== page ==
Trudi - I don't think I've ever added gypsum - lots and lots of spagnum moss . . . but never gypsum. Do you have to add more periodically?

Meems said...

MaryBeth: I think Blogger just ate my entire comment. I'll check back later to see if you have it or if it is lost in cyberspace. You don't have to post this - just wanted you to know.
Meems@Hoe&Shovel

Mary Beth said...

Meems - I think its Lost in CyberSpace. MB

Meems said...

As I was saying...
My hat is off to anyone who gardens in clay.All the amendments it takes to make it usable is astounding.Florida typically has very sandy soil but mine is rich and loamy- due to all the oak leaves over the years.

You have been working hard on your new bed. I know what it's like to get one ready and it isn't a job for whimps.Big hurrahs for you and I'll be watching for the progression and new planitings. What fun to design/decide what you will be planting... my favorite part!
Meems @Hoe&Shovel

Sue Swift said...

And there was me thinking I was going to read a post about growing herbs for pasta sauce ... :)

It's sort of on-the spot composting and mulching at the same time, isn't it? Great idea - if, as you say, you have the patience. But then, lasagna does take a while to cook. Now if someone could invent a nice quick way to tagliatelle garden, it would keep you occupied while you're waiting ...

Sue Swift said...
This comment has been removed by a blog administrator.
Marie said...

Very interesting post!

Trudi said...

Mary Beth, Gypsum is very good for heavy clay it breaks up huge chunks quickly. Lime is good too but it alters the acidity of your soil. If you plant alkaline soil loving plants it wouldn't matter. The best is to have neutral soil. And yes I have added from time to time Gypsum.

Vanillalotus said...

Nice photos showing the process. I balcony garden for now but if I do get a house with a yard this will help. I believe that San Antonio has alkaline clay soil also. I'm not sure but I think that is what I have heard. I don't pay attention very much because I don't garden in the ground and I probably won't get to, but you never know. I'll be looking to see how your bed comes out after all the waiting. Patience my dear.

Mr. McGregor's Daughter said...

Using old phone book pages is a great idea, thanks! I've struggled with newspaper sections & had to resort to trimming them with scissors. It's too bad I already sent all my old phone books to the recycle center. I'll try to remember that tip next year.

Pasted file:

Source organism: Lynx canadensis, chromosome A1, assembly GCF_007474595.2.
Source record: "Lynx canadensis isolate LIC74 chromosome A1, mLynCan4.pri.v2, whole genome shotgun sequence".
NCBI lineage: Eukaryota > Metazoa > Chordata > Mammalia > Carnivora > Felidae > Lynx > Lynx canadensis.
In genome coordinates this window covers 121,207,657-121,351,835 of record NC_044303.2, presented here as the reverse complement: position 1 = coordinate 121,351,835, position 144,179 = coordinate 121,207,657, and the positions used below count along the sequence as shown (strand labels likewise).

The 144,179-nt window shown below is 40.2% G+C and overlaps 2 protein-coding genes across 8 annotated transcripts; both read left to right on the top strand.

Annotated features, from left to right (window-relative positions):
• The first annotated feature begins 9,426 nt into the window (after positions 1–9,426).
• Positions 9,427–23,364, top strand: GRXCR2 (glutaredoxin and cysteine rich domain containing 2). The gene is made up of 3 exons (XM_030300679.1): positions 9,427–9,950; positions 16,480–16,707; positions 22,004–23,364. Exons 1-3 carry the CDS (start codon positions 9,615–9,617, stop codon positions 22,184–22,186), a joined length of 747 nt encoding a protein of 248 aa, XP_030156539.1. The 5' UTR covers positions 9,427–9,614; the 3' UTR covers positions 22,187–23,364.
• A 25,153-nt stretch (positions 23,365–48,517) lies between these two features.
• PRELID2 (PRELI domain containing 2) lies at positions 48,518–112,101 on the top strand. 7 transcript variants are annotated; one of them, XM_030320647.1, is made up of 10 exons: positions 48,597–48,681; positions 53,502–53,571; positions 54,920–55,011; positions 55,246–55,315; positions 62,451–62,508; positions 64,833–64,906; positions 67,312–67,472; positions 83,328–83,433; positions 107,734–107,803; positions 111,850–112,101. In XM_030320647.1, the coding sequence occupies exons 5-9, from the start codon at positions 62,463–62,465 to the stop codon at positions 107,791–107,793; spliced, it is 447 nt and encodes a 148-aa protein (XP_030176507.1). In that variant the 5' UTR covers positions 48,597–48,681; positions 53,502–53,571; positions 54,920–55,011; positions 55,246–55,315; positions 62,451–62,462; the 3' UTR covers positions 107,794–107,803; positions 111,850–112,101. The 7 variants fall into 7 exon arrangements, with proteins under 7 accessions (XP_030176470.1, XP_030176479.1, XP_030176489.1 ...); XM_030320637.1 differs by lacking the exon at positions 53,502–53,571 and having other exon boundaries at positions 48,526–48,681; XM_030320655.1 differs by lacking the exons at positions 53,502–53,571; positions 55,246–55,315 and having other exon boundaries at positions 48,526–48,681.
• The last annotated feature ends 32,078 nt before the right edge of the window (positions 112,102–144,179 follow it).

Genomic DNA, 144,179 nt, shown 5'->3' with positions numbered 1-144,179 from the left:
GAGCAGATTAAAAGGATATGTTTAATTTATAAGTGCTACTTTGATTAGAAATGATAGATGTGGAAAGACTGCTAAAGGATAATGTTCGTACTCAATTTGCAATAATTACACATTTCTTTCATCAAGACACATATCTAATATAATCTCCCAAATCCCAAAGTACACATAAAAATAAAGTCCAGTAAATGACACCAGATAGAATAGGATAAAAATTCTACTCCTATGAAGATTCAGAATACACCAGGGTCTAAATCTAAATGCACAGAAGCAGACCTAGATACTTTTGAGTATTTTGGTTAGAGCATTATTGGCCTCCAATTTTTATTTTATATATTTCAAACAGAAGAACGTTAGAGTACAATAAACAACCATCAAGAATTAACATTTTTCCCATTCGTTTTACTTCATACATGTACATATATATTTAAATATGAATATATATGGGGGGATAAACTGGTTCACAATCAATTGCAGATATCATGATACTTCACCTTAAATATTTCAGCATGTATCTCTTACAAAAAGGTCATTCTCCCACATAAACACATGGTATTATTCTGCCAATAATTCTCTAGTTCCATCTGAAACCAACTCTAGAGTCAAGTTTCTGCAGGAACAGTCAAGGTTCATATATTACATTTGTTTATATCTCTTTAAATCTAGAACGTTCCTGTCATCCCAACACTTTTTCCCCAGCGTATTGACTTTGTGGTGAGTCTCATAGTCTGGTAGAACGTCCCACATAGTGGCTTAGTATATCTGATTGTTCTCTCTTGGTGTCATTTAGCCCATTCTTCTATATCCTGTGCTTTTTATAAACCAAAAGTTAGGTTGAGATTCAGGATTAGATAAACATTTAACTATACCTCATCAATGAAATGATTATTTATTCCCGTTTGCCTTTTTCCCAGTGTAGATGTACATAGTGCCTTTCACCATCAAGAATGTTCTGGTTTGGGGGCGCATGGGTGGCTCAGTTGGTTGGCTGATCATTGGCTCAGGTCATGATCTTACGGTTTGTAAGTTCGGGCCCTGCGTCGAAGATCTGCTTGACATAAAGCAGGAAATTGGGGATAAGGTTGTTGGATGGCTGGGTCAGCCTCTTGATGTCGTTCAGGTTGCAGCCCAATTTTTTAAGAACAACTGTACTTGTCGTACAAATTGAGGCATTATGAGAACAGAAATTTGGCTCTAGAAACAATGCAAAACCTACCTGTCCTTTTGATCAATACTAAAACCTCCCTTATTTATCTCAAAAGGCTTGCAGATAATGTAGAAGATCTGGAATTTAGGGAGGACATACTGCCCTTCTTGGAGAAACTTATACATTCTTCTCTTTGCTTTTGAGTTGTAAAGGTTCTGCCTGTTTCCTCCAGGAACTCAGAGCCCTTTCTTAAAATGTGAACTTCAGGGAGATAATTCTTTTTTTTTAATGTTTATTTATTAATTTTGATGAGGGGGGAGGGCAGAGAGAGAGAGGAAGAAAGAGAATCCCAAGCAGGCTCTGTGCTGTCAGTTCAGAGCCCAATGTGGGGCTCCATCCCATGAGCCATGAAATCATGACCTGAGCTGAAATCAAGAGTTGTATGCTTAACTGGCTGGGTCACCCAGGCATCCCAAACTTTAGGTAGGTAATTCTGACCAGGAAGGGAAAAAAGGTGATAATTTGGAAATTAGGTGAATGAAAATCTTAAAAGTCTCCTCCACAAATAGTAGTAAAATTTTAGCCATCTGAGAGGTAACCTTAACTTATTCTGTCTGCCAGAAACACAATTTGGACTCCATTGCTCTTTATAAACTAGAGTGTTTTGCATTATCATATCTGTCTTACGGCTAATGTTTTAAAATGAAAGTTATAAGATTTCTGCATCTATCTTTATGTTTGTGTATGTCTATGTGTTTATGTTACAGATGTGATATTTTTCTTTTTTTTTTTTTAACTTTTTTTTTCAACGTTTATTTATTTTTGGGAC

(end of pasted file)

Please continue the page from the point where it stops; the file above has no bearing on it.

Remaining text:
Desiree of plantgurus said...

okay, so here's the truth...I clicked on your post because my mouth started watering when I read the title, and I honestly thought is was a post about growing herbs and veggies for making fresh lasagna...(we have done theme gardens in the past, for clients, example, 'salsa' veggie gardens). So anyway, turns out your post was about the other kind of 'lasagna'...pretty funny! Great info and visuals. Good luck with your garden!

garden girl said...

I think it's a great idea, and I hope to try a lasagna garden bed as soon as I wrestle some of DH's prime lawn real estate away from him.

Mary Beth said...

Sue & Desiree - I'll never look at my "lasagna" bed again without thinking of Italian food! A sister-in-law is clearing out last year's basil crop - I think I'll have to ask her for the trimmings to include in a layer. It's only right that I include a bit of basil in my next "lasagna".

Mr. McGregor's daughter - are you wetting your newspapers BEFORE you place them down? Mine are so very moldable after they've been in a water-filled wheelbarrow for a minute or so. The other plus to wetting the newspaper before placing them in the bed is that they stay put - no matter how windy it is!

Trudi - Gypsum will be going into another bed that needs some "lightening". We'll see which does a better job here!

Plant girl, Vanillalotus, and Marie - glad you liked the post!